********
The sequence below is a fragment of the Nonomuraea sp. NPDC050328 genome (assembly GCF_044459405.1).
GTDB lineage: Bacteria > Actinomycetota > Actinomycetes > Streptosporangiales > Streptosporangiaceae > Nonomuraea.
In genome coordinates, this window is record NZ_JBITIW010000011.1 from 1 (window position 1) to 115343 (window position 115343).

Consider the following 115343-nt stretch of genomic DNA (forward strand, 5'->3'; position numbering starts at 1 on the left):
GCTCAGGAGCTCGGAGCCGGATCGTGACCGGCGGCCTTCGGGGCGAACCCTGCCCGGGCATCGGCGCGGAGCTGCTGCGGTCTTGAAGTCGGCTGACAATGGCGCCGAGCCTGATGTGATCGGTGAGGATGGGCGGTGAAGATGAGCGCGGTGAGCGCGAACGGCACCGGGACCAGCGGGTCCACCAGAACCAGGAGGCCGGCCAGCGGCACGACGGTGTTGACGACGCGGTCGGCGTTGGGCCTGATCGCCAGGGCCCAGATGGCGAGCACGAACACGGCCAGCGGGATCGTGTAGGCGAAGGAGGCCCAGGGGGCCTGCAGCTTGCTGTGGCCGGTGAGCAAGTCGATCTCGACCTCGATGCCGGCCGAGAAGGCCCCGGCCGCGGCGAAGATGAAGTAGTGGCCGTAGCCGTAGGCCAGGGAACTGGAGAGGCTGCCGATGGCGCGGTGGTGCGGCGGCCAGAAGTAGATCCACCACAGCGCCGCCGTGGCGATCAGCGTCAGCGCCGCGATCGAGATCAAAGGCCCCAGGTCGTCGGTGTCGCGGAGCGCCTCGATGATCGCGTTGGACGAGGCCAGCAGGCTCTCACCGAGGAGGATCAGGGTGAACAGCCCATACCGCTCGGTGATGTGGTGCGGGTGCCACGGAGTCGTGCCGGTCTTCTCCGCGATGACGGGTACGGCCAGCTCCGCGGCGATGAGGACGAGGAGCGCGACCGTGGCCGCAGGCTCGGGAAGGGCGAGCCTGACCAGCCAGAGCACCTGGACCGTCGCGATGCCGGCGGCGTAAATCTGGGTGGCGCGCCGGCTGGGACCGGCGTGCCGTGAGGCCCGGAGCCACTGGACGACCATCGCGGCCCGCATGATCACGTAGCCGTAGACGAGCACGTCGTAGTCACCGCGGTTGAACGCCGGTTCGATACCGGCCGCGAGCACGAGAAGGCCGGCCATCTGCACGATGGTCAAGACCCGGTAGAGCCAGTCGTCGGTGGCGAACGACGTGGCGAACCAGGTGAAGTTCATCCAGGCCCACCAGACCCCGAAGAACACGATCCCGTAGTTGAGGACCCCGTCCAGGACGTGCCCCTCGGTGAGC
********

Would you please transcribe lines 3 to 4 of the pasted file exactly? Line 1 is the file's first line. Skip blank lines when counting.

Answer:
In genome coordinates, this window is record NZ_JBITIW010000011.1 from 1 (window position 1) to 115343 (window position 115343).

Consider the following 115343-nt stretch of genomic DNA (forward strand, 5'->3'; position numbering starts at 1 on the left):